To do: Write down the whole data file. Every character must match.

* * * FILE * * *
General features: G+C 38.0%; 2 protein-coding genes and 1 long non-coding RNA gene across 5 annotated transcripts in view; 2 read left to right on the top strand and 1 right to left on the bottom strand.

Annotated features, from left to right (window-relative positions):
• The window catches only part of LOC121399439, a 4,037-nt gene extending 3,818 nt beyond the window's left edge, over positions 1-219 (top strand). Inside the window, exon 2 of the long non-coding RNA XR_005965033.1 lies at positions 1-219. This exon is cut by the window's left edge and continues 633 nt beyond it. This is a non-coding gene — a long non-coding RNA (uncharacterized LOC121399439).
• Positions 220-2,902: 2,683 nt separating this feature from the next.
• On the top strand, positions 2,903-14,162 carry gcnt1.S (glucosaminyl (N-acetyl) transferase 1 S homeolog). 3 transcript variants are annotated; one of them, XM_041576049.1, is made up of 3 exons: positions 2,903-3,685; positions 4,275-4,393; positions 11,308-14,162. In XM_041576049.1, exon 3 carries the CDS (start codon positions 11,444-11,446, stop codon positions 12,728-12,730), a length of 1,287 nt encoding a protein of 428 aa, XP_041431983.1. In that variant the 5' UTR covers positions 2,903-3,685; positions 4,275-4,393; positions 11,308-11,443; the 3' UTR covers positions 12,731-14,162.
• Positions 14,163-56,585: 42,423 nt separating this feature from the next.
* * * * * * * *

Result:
General features: G+C 38.0%; 2 protein-coding genes and 1 long non-coding RNA gene across 5 annotated transcripts in view; 2 read left to right on the top strand and 1 right to left on the bottom strand.

Annotated features, from left to right (window-relative positions):
• The window catches only part of LOC121399439, a 4,037-nt gene extending 3,818 nt beyond the window's left edge, over positions 1-219 (top strand). Inside the window, exon 2 of the long non-coding RNA XR_005965033.1 lies at positions 1-219. This exon is cut by the window's left edge and continues 633 nt beyond it. This is a non-coding gene — a long non-coding RNA (uncharacterized LOC121399439).
• Positions 220-2,902: 2,683 nt separating this feature from the next.
• On the top strand, positions 2,903-14,162 carry gcnt1.S (glucosaminyl (N-acetyl) transferase 1 S homeolog). 3 transcript variants are annotated; one of them, XM_041576049.1, is made up of 3 exons: positions 2,903-3,685; positions 4,275-4,393; positions 11,308-14,162. In XM_041576049.1, exon 3 carries the CDS (start codon positions 11,444-11,446, stop codon positions 12,728-12,730), a length of 1,287 nt encoding a protein of 428 aa, XP_041431983.1. In that variant the 5' UTR covers positions 2,903-3,685; positions 4,275-4,393; positions 11,308-11,443; the 3' UTR covers positions 12,731-14,162.
• Positions 14,163-56,585: 42,423 nt separating this feature from the next.